LONDON, UK (GlobalData), 11 May 2012 - In a controversial decision on May 10, the FDA antiviral drugs advisory committee backed Gilead Sciences’ drug Truvada to prevent the transmission of HIV. The committee voted in favour of prophylactic Truvada in three populations: HIV-uninfected men who have sex with men (19-3), in HIV-uninfected partners in relationships with infected partners (19-2), and for individuals at risk of acquiring HIV through sexual activity (12-8). Although awareness of HIV and AIDs has significantly increased throughout recent decades, the disease remains a global epidemic requiring better preventative strategies. Yet the possibility that on June 15 the FDA will approve Truvada for pre-exposure prophylaxis (PrEP) has provoked strong and divided opinions from infectious disease experts and activists.
It might initially be surprising that groups with vested interests in HIV control would be vehemently opposed to a PrEP drug like Truvada. Truvada is already approved for the treatment of HIV, but a number of experts have expressed serious concern regarding its use as PrEP. A major argument against the use of Truvada or any PrEP strategy is whether at-risk patients will stop using other preventative methods like condoms. As Truvada’s efficacy depends on consistent daily administration, there is concern that non-adherence will fail to prevent HIV transmission in people who would otherwise use a condom during sex. Other opponents fear that treating HIV-naïve patients with Truvada will result in the evolution of a drug-resistant HIV strain, making the disease even more difficult to treat and control. Finally, Truvada treatment is not free from side effects, and it is questionable whether otherwise healthy individuals will be willing to endure these when they are already reluctant to use a condom to prevent HIV transmission.
These concerns are all certainly valid, but evidence from clinical trials shows that PrEP Truvada is efficacious at preventing HIV transmission in three high risk populations. The FDA advisory committee considered the 2499 subject iPrEx study, which found that men who have sex with men (MSM) who took PrEP Truvada had 43.8% of of fewer infections than men taking a placebo. MSM are currently the main driver of HIV infection in the United States, and efficacy within this group is particularly important to control HIV-AIDS in this country. In addition, the committee considered data showing that Truvada decreased infection rates by 63% in men and women at high risk of infection in Botswana. Truvada has also demonstrated clinical efficacy in couples with a single infected partner. The drug decreased transmitted infections by 62% in serodiscordant Kenyan couples, and combination treatment with the HIV drug tenofovir resulted in a 73% reduction in infections. Despite opponents’ concerns of severe side effects, Truvada’s safety profile is actually fairly good. Adverse effects associated with Truvada include diarrhea, headache, depression, weight loss, and nausea; however these were mild to moderate and occurred in less than 7% of patients.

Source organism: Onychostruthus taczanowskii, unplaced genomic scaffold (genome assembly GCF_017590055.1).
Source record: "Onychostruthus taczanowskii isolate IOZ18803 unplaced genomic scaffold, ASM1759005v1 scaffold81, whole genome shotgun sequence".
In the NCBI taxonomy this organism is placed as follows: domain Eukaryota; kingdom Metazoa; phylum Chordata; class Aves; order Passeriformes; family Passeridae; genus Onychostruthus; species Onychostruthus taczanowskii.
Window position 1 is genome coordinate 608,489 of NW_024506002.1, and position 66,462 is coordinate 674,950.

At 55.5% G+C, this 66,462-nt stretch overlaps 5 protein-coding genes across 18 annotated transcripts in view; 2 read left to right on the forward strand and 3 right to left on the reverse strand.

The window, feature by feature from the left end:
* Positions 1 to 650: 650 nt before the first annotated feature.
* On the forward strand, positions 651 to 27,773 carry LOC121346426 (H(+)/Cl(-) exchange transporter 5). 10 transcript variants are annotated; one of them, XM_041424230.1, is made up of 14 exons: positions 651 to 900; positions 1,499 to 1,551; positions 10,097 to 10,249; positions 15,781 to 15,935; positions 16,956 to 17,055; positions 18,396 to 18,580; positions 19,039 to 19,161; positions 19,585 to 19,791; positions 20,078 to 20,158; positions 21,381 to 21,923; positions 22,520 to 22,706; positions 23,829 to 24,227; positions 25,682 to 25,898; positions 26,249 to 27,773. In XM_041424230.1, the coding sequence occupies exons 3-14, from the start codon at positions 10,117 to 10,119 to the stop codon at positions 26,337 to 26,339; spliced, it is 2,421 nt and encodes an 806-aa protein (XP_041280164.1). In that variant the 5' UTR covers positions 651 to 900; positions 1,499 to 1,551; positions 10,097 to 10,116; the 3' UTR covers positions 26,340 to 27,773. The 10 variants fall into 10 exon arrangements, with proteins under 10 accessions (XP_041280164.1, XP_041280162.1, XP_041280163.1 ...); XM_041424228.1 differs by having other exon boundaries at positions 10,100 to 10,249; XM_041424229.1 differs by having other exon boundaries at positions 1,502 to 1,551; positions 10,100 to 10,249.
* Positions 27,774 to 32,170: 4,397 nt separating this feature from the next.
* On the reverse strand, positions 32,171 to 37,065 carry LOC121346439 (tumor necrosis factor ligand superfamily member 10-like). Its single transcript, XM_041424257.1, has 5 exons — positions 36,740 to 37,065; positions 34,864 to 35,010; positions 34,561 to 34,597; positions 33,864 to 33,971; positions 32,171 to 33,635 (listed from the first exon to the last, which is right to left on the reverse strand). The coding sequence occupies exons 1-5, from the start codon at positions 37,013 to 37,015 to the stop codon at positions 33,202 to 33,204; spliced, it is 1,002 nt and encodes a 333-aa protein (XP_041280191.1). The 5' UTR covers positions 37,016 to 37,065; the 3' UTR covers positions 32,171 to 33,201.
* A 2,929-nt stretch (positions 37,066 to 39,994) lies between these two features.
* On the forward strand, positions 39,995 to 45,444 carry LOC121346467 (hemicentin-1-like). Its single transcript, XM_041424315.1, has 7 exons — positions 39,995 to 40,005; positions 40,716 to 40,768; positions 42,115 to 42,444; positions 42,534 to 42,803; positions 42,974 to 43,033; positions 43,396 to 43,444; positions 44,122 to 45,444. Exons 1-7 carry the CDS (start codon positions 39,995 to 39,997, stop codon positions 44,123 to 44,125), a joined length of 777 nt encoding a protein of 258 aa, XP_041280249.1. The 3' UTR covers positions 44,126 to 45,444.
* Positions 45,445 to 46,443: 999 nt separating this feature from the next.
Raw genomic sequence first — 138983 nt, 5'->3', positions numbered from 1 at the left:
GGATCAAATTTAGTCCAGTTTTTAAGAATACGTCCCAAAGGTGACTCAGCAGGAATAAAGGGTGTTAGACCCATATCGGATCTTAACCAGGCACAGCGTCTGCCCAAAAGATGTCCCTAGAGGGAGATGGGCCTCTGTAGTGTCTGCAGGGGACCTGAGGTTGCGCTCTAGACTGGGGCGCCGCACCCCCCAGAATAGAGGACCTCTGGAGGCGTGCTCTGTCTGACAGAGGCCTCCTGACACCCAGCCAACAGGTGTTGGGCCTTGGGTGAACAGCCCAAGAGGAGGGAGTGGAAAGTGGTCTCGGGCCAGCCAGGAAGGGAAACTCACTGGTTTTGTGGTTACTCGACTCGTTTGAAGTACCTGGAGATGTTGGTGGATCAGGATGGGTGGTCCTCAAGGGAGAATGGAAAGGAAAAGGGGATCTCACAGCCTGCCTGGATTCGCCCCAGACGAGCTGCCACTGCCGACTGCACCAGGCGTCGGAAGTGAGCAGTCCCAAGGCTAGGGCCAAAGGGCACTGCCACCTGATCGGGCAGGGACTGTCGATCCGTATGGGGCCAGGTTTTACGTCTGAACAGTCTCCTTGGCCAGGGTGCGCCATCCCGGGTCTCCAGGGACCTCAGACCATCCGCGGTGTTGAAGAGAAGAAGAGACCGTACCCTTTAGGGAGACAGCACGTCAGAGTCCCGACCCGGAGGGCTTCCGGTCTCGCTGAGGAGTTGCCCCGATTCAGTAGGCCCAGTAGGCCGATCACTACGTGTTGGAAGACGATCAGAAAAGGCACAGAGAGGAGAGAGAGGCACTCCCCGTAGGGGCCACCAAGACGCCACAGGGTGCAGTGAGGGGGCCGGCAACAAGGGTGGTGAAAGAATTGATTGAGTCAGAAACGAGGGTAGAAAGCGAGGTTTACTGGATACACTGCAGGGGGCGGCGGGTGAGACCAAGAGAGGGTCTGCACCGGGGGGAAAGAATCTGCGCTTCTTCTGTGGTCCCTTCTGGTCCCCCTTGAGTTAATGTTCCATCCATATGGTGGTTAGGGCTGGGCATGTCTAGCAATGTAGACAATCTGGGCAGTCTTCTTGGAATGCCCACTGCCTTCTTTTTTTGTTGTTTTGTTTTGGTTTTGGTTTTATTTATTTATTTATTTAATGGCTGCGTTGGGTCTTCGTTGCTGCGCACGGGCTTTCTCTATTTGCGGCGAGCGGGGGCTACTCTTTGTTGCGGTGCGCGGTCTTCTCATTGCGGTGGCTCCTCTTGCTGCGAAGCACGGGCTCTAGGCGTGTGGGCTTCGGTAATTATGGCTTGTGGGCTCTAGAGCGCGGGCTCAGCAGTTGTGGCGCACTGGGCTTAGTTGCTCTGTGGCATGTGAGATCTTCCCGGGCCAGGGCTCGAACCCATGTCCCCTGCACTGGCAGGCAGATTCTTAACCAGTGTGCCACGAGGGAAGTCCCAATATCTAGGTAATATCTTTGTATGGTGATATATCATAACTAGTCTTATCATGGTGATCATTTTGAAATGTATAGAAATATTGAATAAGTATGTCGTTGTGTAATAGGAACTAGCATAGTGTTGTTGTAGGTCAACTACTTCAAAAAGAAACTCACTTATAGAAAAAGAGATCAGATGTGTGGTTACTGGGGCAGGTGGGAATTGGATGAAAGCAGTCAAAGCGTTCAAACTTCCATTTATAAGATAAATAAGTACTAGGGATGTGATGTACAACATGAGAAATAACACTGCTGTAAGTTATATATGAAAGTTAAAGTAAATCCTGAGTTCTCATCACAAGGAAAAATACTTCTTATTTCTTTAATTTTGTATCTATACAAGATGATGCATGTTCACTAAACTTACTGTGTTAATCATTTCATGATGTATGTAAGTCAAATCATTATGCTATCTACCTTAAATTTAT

While these results show that Truvada is still less effective than using a condom, it is clearly evident that populations and high risk for HIV infection do not have a 100% adherence rate to this strategy. Therefore an orally administered, once daily pill like Truvada can seem like an appealing addition to the anti-HIV arsenal. Its proven efficacy and absence of severe side effects have already been enough to win over the antiviral drugs advisory committee, despite the valid and numerous concerns of PrEP opponents. Although the FDA does not necessarily need to follow the advice of its advisory committee, it almost always does. Since the committee voted in favour of PrEP Truvada with a clearly overwhelming majority, GlobalData anticipates that the FDA will approve Truvada for all three PrEP indications. Truvada generated sales of $2.88 million in 2011, but FDA approval of the Truvada brand extension could significantly increase these numbers in 2012 as the CDC estimates 415,000 Americans are at high risk for contracting HIV. However, GlobalData shares concerns with PrEP Truvada’s opponents regarding patient non-adherence and the evolution of drug-resistant viral strains, and watches the impact of this drug on HIV epidemiology with great interest.
*FDA Advisory Committee Backs Controversial HIV Prophylactic
This expert insight was written by Dr. Cheryl Strelko, Oncology and Infectious Diseases Analyst for GlobalData. If you would like an analyst comment or to arrange an interview, please contact us on the details below.
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